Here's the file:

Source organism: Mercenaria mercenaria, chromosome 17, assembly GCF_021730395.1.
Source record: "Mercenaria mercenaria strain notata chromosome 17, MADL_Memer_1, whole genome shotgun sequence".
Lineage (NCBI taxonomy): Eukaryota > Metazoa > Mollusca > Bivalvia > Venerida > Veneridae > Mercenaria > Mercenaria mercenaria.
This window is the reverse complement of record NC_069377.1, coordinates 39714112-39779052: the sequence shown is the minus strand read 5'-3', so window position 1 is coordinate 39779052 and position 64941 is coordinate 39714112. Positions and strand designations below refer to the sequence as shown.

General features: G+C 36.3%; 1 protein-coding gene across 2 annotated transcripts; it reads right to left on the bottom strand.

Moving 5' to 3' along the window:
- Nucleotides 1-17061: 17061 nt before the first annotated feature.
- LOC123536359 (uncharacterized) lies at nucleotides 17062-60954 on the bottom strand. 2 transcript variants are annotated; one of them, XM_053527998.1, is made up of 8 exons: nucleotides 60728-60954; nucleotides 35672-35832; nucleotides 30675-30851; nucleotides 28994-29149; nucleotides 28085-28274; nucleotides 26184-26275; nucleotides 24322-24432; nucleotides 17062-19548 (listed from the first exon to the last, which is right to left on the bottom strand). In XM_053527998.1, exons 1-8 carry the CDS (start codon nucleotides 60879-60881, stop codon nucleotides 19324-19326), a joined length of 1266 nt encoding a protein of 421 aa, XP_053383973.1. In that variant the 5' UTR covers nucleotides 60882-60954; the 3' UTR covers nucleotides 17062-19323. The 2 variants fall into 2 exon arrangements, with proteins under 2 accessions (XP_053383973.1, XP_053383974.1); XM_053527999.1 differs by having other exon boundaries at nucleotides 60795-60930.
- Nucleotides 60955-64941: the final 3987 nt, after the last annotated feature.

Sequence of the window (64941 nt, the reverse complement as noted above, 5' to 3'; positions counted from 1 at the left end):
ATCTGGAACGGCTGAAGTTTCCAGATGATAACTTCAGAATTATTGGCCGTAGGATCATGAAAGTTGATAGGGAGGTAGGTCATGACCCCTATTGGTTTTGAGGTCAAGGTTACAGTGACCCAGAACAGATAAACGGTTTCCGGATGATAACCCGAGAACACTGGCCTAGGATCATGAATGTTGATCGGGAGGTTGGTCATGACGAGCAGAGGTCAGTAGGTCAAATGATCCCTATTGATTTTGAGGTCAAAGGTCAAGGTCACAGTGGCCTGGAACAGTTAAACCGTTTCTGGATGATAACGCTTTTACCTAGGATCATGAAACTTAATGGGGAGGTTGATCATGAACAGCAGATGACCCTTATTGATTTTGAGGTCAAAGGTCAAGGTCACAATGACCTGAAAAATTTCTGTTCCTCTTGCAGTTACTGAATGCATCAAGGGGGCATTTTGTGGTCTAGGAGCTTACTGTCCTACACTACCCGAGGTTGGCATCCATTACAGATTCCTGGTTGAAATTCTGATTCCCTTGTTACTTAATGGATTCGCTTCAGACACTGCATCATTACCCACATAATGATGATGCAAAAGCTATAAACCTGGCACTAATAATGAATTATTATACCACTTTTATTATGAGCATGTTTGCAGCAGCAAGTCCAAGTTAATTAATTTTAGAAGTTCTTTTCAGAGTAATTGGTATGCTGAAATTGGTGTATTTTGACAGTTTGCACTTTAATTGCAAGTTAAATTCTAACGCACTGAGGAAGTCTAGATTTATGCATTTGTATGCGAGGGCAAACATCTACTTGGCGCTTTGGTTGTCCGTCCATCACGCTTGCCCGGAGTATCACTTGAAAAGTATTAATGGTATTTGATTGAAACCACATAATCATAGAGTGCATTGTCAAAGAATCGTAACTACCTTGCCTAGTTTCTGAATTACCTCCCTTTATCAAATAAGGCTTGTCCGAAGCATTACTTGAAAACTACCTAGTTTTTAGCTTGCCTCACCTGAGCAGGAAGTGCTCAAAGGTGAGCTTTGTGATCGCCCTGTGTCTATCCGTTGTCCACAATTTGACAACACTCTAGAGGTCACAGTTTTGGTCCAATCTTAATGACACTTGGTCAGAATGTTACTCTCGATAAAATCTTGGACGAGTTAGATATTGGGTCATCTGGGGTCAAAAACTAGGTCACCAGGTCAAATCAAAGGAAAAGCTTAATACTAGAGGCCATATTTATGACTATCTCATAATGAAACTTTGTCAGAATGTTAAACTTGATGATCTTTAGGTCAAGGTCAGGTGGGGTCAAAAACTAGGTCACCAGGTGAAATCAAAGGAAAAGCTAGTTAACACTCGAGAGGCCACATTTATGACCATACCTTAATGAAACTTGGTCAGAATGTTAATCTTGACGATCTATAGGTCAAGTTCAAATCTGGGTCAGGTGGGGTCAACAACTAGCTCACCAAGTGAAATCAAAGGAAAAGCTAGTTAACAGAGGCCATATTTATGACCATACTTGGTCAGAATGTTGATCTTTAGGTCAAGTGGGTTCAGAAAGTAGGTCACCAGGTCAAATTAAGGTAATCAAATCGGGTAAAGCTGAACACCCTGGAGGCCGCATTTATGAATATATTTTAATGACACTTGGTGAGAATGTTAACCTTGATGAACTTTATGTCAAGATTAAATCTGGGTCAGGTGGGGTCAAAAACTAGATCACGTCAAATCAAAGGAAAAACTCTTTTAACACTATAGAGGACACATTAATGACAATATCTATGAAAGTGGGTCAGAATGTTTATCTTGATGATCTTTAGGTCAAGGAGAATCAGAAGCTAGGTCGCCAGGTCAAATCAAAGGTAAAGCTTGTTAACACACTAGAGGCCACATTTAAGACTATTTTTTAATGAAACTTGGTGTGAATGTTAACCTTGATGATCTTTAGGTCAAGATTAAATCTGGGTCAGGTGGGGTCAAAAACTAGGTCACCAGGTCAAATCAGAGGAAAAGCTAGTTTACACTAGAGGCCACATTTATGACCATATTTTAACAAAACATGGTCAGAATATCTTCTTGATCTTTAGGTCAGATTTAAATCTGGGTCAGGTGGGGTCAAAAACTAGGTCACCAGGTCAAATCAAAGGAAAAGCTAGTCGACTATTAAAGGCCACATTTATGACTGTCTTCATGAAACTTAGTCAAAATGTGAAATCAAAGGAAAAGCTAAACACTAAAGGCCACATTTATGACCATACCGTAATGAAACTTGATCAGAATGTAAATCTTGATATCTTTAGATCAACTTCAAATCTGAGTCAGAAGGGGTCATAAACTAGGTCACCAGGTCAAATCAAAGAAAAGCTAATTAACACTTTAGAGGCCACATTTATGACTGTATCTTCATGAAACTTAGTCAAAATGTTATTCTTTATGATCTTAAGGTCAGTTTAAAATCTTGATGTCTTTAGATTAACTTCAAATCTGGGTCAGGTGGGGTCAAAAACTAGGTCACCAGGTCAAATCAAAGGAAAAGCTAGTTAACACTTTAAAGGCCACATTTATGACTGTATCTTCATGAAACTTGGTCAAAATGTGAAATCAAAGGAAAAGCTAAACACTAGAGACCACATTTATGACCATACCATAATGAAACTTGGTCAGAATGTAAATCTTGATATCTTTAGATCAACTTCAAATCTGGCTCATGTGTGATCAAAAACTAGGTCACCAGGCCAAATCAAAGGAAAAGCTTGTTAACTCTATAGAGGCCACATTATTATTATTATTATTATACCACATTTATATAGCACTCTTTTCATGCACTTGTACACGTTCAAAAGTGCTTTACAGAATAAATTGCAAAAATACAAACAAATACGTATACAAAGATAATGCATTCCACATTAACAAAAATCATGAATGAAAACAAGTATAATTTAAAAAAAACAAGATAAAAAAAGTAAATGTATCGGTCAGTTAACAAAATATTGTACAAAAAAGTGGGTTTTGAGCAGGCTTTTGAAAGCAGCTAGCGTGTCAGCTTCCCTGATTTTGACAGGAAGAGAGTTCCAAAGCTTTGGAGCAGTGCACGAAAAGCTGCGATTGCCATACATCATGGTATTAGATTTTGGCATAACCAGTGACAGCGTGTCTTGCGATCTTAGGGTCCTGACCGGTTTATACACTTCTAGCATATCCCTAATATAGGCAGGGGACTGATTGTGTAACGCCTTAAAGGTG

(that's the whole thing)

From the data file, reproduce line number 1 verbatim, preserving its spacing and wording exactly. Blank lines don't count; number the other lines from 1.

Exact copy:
Source organism: Mercenaria mercenaria, chromosome 17, assembly GCF_021730395.1.